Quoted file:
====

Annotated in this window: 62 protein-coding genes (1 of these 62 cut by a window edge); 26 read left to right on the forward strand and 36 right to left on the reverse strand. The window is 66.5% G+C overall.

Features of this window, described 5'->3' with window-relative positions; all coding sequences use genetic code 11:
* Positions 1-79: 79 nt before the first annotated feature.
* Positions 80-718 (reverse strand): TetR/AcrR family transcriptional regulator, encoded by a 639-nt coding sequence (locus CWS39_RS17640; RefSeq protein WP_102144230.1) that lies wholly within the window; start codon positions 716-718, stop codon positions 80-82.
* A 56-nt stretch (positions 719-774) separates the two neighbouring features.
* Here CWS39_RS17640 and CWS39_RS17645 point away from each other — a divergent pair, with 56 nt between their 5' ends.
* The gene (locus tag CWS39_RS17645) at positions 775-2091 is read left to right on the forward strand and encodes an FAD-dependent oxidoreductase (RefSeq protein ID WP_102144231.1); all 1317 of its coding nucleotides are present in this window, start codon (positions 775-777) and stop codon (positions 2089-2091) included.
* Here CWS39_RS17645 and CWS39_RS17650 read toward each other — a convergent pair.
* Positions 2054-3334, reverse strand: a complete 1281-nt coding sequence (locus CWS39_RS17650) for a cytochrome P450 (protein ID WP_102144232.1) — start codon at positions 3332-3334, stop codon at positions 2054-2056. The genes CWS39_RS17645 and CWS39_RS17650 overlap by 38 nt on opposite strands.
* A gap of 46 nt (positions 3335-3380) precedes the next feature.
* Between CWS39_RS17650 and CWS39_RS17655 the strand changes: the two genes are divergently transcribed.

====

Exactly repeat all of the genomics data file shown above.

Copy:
Annotated in this window: 62 protein-coding genes (1 of these 62 cut by a window edge); 26 read left to right on the forward strand and 36 right to left on the reverse strand. The window is 66.5% G+C overall.

Features of this window, described 5'->3' with window-relative positions; all coding sequences use genetic code 11:
* Positions 1-79: 79 nt before the first annotated feature.
* Positions 80-718 (reverse strand): TetR/AcrR family transcriptional regulator, encoded by a 639-nt coding sequence (locus CWS39_RS17640; RefSeq protein WP_102144230.1) that lies wholly within the window; start codon positions 716-718, stop codon positions 80-82.
* A 56-nt stretch (positions 719-774) separates the two neighbouring features.
* Here CWS39_RS17640 and CWS39_RS17645 point away from each other — a divergent pair, with 56 nt between their 5' ends.
* The gene (locus tag CWS39_RS17645) at positions 775-2091 is read left to right on the forward strand and encodes an FAD-dependent oxidoreductase (RefSeq protein ID WP_102144231.1); all 1317 of its coding nucleotides are present in this window, start codon (positions 775-777) and stop codon (positions 2089-2091) included.
* Here CWS39_RS17645 and CWS39_RS17650 read toward each other — a convergent pair.
* Positions 2054-3334, reverse strand: a complete 1281-nt coding sequence (locus CWS39_RS17650) for a cytochrome P450 (protein ID WP_102144232.1) — start codon at positions 3332-3334, stop codon at positions 2054-2056. The genes CWS39_RS17645 and CWS39_RS17650 overlap by 38 nt on opposite strands.
* A gap of 46 nt (positions 3335-3380) precedes the next feature.
* Between CWS39_RS17650 and CWS39_RS17655 the strand changes: the two genes are divergently transcribed.